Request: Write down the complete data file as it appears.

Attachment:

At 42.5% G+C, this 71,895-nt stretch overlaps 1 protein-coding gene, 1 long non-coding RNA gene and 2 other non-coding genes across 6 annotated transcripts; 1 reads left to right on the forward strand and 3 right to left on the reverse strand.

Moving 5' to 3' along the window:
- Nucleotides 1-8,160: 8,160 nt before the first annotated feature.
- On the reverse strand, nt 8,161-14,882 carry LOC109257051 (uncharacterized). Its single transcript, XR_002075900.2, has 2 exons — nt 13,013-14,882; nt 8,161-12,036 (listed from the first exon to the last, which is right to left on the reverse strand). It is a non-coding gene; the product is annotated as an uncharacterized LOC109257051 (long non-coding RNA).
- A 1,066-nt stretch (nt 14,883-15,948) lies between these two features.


At 42.5% G+C, this 71,895-nt stretch overlaps 1 protein-coding gene, 1 long non-coding RNA gene and 2 other non-coding genes across 6 annotated transcripts; 1 reads left to right on the forward strand and 3 right to left on the reverse strand.

Moving 5' to 3' along the window:
- Nucleotides 1-8,160: 8,160 nt before the first annotated feature.
- On the reverse strand, nt 8,161-14,882 carry LOC109257051 (uncharacterized). Its single transcript, XR_002075900.2, has 2 exons — nt 13,013-14,882; nt 8,161-12,036 (listed from the first exon to the last, which is right to left on the reverse strand). It is a non-coding gene; the product is annotated as an uncharacterized LOC109257051 (long non-coding RNA).
- A 1,066-nt stretch (nt 14,883-15,948) lies between these two features.